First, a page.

During the teen years we develop coping mechanisms to handle stressful events and emotions. However cutting and other types of self-harm are increasingly being seen as acceptable coping methods for adolescent girls and boys. This may mean cutting the arms, legs or stomach, burning the skin, scratching or hitting oneself, or even intentionally breaking bones.
While these behaviors are alarming and cause for concern, they are generally meant to make the person feel better not to cause death. The term used to describe this type of behavior is Non-Suicidal Self-Injury or NSSI. The most common type of NSSI is cutting to inflict injury, and people who do this are sometimes called “cutters.” NSSI is exhibited by 12-14% of adolescents and can continue into adulthood if left untreated.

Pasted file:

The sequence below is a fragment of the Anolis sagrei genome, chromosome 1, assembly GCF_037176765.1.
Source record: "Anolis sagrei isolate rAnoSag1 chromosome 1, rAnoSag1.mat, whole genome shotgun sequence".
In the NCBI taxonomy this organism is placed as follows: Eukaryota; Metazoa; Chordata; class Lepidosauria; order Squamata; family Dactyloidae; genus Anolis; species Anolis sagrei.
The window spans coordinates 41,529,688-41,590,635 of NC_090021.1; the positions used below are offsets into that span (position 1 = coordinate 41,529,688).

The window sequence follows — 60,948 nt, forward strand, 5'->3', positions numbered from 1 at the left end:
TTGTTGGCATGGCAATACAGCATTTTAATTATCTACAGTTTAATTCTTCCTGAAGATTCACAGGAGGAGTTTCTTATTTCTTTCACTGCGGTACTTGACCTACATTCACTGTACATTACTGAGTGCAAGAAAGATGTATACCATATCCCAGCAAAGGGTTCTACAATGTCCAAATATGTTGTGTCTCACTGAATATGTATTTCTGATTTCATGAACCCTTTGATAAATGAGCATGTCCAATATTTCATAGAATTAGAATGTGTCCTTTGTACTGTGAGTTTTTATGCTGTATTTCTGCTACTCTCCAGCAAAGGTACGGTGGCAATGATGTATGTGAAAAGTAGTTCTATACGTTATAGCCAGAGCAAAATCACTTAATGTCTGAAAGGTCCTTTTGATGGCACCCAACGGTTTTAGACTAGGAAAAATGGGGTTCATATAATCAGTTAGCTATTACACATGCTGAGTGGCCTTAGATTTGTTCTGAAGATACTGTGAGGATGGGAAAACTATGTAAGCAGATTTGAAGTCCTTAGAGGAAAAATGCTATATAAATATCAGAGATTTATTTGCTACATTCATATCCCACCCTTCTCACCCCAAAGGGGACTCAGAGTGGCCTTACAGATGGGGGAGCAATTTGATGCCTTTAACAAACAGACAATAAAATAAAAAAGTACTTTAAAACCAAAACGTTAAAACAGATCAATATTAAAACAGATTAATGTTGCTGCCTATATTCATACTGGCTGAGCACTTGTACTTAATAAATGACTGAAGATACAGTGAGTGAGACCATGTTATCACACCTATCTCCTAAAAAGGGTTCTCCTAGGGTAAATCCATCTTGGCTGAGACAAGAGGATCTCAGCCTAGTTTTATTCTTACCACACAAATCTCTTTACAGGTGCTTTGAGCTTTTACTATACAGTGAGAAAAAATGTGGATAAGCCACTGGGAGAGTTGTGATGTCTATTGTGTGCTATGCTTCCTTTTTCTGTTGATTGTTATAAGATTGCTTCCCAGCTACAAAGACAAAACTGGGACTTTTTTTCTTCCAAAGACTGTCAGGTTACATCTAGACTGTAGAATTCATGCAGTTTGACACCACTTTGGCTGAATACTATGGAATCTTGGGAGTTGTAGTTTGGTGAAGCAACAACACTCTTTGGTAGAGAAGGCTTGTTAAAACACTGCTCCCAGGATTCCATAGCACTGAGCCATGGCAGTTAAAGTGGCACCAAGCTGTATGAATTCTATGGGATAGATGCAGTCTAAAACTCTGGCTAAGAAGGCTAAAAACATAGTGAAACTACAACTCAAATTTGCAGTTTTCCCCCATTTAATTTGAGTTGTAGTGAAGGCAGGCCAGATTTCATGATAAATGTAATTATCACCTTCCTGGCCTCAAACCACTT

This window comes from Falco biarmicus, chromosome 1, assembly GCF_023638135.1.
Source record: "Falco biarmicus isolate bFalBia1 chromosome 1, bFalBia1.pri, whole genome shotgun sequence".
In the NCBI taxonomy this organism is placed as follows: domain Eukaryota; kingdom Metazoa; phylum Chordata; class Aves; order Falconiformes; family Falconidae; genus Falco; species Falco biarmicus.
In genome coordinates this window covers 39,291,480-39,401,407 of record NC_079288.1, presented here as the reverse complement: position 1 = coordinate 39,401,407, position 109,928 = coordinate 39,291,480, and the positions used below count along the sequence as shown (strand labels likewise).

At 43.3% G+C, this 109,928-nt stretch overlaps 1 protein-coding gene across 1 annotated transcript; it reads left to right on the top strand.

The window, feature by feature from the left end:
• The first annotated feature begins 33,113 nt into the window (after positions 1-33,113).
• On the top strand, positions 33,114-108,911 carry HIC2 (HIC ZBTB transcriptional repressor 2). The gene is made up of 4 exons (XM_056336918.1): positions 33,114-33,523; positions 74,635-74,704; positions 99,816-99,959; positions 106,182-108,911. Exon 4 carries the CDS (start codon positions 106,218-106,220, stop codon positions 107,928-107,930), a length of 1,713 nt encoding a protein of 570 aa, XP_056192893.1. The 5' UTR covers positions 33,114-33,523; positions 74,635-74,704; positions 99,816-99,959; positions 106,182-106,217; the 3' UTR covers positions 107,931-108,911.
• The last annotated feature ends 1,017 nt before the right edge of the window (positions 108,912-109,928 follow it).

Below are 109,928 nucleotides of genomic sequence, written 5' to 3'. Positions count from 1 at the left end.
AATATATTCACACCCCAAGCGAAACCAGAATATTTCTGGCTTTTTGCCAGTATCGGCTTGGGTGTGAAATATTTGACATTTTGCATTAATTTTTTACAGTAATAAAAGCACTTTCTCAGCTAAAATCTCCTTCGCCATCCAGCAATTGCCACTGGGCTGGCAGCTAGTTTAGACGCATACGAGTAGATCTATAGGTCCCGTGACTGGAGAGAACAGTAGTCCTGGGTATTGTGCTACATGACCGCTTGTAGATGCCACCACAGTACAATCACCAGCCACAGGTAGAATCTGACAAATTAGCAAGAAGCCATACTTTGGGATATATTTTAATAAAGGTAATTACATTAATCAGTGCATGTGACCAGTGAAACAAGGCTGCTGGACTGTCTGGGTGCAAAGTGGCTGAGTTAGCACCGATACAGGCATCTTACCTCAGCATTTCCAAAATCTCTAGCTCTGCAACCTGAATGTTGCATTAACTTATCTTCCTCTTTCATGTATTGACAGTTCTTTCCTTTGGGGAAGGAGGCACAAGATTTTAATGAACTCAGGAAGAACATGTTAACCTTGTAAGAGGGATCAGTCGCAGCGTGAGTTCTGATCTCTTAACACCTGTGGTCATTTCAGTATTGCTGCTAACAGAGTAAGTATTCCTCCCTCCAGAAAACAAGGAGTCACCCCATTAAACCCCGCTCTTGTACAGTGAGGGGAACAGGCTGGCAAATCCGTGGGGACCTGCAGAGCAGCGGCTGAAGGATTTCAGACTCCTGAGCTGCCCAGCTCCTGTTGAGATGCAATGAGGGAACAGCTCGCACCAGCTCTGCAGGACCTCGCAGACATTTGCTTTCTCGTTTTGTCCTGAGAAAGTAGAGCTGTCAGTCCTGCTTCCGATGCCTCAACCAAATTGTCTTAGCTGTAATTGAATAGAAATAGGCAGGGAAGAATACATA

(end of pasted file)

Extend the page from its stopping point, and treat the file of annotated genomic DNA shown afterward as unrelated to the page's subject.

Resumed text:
People who self-harm usually feel a sense of relief and calm after harming themselves, possibly due to the endorphins released by the body in response to pain. Trauma or intense stress might also leave a person feeling numb or empty and the pain of self-injury can feel like welcome reminder that they still can feel anything. These feelings often become habit-forming, leading to a compulsion to self-harm that can be difficult to resist.
It is important to find more effective and less dangerous coping strategies. Self-harm can leave permanent scarring, can bring about feelings of guilt or shame, can lead to serious infections and may cause unintended death. Counselors who work with adolescents and young adults have targeted methods to help their patients develop new, positive coping skills. Whether you or someone you care about is turning to cutting – or other forms of acting out and self-harm – a non-judgmental, caring approach is best. Dealing with underlying emotional issues or stress and learning new ways, through therapy or counseling, to handle life’s troubles – especially the most serious troubles – abuse, traumatic experiences, or mental health issues, is critical.